Understanding the Long-Term Effects of Childhood Obesity
Some of the health effects of childhood obesity are reversible with early weight loss, study finds.
The effects of childhood obesity may be reversible, based on a recent study that found obese children who achieved a healthy weight by their 20s had better cardiovascular outcomes than those who remained obese.
Published in the European Heart Journal, this study looked at the health effects of changes in weight from childhood to adulthood. The goal was to see how gaining, losing or maintaining weight over time impacts risk for heart disease—the leading killer of Americans.
The study included 2,631 participants from Finland whose health and weight were tracked from 1980–2011. Participants were 6–18 years old at the start of the study and 34–49 years at their latest follow-up.
Overall, more than half of participants maintained a normal weight throughout the entire study period. However, most participants had some type of weight fluctuation between childhood and adulthood.
One-third became overweight by their mid-30s, and 4% were the opposite—starting out overweight or obese in childhood and losing the excess weight by their 20s. The remainder of participants gained or lost weight but remained overweight or obese throughout the study period.
After analysis, researchers found that individuals with worsening or persistent obesity had significantly greater cardiovascular risk later in life. They were more likely to have conditions like diabetes, high blood pressure, high cholesterol and plaque build-up in the arteries, all of which greatly increase risk for heart disease and life-threatening heart events.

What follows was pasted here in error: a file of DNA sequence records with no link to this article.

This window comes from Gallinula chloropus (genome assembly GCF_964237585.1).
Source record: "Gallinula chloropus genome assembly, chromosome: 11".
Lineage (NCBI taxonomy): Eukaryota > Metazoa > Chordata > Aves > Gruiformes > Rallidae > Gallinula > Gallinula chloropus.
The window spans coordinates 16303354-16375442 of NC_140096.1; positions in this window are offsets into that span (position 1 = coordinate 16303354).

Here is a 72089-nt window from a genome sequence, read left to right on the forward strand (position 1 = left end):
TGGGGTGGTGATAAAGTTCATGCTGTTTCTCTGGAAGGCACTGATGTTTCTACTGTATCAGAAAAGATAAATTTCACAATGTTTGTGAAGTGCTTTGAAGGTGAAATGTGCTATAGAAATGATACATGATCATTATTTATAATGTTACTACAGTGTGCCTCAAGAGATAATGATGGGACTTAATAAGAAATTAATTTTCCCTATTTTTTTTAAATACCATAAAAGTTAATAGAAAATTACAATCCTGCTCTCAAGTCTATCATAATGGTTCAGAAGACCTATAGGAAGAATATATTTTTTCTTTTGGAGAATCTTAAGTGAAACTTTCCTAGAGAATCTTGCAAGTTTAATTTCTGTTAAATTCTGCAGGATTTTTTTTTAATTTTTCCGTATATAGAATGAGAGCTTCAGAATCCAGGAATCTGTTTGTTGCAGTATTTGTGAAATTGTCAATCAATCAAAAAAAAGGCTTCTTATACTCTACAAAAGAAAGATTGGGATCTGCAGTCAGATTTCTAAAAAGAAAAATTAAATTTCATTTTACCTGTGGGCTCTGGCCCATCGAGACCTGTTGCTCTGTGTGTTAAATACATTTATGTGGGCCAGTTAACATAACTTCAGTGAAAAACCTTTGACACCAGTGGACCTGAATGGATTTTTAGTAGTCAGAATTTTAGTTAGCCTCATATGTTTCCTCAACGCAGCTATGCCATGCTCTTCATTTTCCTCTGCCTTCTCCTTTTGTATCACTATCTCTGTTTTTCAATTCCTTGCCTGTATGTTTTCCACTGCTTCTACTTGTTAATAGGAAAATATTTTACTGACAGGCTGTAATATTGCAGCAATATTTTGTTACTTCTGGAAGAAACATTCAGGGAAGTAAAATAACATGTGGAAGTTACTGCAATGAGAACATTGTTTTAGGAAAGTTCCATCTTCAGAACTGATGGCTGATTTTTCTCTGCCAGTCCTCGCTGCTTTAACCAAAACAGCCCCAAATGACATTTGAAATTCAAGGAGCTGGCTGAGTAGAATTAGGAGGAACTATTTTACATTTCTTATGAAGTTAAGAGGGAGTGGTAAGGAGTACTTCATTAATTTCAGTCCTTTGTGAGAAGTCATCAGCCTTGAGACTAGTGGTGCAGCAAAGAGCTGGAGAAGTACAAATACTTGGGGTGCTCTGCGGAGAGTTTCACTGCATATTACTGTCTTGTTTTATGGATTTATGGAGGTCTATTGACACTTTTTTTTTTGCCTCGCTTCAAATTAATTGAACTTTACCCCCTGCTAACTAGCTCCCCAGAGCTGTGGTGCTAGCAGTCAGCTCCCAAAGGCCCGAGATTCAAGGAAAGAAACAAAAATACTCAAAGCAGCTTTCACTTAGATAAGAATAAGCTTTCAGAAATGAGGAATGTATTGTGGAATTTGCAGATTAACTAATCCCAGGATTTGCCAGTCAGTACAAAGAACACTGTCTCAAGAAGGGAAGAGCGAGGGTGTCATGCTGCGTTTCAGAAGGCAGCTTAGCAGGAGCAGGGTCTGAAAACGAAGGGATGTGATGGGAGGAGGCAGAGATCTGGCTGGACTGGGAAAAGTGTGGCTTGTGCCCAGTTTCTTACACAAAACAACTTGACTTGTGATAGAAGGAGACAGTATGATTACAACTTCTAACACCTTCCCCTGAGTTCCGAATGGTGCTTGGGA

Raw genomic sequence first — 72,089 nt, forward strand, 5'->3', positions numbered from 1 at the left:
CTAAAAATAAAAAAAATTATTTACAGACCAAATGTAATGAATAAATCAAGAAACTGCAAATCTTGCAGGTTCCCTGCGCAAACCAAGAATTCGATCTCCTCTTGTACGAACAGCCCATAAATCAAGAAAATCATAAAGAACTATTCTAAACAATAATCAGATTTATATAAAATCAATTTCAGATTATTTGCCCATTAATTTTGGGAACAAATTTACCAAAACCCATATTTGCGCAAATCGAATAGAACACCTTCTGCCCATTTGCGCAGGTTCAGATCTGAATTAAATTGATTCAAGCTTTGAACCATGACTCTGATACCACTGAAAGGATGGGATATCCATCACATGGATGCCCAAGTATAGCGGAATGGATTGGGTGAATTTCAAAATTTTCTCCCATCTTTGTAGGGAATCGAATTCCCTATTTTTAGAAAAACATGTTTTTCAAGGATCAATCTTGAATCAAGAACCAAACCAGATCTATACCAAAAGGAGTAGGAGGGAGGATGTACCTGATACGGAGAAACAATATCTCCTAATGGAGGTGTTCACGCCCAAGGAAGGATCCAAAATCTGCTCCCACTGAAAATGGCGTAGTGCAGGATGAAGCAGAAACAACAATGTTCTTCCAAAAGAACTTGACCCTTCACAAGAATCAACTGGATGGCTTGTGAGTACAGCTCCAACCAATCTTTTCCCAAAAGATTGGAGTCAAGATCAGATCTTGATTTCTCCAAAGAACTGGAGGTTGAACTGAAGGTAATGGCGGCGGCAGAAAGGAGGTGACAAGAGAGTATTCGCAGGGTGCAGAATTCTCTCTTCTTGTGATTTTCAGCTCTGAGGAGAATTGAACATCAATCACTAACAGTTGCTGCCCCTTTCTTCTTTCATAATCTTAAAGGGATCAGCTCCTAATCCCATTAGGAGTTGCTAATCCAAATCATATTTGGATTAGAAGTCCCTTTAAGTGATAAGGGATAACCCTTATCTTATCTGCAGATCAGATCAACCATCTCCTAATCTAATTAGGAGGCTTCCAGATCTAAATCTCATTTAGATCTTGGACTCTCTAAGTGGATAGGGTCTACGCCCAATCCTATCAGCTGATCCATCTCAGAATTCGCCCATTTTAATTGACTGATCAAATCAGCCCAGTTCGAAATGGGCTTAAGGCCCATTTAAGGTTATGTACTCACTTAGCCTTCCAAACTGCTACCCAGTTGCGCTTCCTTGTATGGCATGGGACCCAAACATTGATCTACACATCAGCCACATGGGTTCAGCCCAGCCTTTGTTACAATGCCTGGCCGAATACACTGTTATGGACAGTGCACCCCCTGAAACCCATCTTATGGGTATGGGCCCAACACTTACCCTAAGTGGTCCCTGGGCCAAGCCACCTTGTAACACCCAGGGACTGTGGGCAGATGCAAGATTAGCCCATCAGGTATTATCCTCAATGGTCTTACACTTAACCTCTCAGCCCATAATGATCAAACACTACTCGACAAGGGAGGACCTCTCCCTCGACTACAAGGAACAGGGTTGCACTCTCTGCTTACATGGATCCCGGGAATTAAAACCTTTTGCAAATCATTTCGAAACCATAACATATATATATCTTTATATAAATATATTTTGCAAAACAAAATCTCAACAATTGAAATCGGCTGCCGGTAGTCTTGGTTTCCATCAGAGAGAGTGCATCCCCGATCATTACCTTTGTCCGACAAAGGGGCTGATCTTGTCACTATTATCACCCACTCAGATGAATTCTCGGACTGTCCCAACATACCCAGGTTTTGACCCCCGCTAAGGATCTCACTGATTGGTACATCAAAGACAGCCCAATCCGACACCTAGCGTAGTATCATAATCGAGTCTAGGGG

The good news, however, is that overweight and obese children who achieved a normal weight by their 20s had much lower risk than those who remained overweight. In fact, participants who resolved their weight by early adulthood had the same risk for high blood pressure and high cholesterol as those who were never overweight.
The only catch was that patients who lost weight still faced increased risk for unhealthy arteries and type 2 diabetes later in life.
Still, findings are encouraging for children who struggle with overweight and obesity. As authors explain, preventing childhood obesity is ideal for reducing future health risks. However, findings provide hope for individuals who may have struggled with their weight growing up, as some of the effects may be reversible with weight loss.
Authors encourage addressing childhood overweight and obesity at a young age, as early intervention can prevent permanent damage to heart health.
Questions for You to Consider
- What is a healthy weight for children?
- Body mass index (BMI) is used to determine whether a child falls into an underweight, healthy weight, overweight or obese range. For children, BMI is calculated using height and weight, and takes into account both age and gender. Children with a BMI falling between the 5th and 85th percentile are considered a healthy weight.